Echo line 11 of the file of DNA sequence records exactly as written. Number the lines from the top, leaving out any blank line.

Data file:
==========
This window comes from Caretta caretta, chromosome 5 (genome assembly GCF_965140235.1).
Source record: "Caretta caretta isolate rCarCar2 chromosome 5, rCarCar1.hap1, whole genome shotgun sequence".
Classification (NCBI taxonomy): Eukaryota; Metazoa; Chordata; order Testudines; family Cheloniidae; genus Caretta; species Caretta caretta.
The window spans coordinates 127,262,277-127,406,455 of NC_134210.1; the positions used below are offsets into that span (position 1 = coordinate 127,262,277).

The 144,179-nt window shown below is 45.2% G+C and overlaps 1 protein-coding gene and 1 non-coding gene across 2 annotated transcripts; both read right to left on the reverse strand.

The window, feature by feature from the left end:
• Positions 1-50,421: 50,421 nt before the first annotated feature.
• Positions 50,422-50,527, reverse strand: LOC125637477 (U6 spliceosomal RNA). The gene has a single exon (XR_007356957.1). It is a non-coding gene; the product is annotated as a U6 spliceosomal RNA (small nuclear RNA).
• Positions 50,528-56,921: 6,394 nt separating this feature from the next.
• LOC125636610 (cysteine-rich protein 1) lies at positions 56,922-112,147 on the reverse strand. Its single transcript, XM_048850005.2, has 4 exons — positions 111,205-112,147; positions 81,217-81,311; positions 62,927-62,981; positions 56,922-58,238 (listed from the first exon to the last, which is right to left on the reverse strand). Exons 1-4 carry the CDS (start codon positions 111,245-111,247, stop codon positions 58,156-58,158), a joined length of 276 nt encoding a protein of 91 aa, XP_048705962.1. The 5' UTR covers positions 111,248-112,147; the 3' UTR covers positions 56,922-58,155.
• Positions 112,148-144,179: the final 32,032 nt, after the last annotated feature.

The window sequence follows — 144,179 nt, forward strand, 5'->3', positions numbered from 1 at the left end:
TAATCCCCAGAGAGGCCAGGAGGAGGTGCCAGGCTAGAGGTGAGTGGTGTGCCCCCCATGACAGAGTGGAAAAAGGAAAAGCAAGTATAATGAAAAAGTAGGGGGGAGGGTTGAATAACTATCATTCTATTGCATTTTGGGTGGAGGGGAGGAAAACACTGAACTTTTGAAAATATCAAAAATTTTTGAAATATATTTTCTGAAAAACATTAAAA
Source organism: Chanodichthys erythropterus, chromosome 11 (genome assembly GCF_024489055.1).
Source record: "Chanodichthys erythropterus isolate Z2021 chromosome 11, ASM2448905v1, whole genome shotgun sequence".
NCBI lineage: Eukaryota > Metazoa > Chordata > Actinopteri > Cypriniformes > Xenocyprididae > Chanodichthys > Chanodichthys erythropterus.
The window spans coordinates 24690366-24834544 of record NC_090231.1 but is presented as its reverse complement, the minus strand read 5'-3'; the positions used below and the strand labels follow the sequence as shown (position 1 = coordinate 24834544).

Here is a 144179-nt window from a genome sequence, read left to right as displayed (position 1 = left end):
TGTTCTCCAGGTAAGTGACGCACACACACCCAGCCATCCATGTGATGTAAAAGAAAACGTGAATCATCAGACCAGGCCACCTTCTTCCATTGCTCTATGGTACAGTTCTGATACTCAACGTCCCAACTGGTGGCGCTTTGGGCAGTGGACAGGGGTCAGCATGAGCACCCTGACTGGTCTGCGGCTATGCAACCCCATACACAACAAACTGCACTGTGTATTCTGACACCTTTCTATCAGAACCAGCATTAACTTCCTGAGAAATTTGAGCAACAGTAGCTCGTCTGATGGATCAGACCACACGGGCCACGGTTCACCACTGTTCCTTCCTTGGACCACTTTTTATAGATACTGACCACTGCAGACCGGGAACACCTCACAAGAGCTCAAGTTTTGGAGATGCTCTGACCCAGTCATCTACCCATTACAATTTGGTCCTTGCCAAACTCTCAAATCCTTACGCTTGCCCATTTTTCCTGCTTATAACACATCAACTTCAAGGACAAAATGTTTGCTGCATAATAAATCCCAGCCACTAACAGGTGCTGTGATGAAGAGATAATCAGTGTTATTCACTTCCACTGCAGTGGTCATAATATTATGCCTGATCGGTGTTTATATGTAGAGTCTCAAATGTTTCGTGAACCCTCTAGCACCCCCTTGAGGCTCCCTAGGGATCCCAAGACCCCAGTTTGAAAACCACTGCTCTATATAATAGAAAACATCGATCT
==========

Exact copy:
• Positions 112,148-144,179: the final 32,032 nt, after the last annotated feature.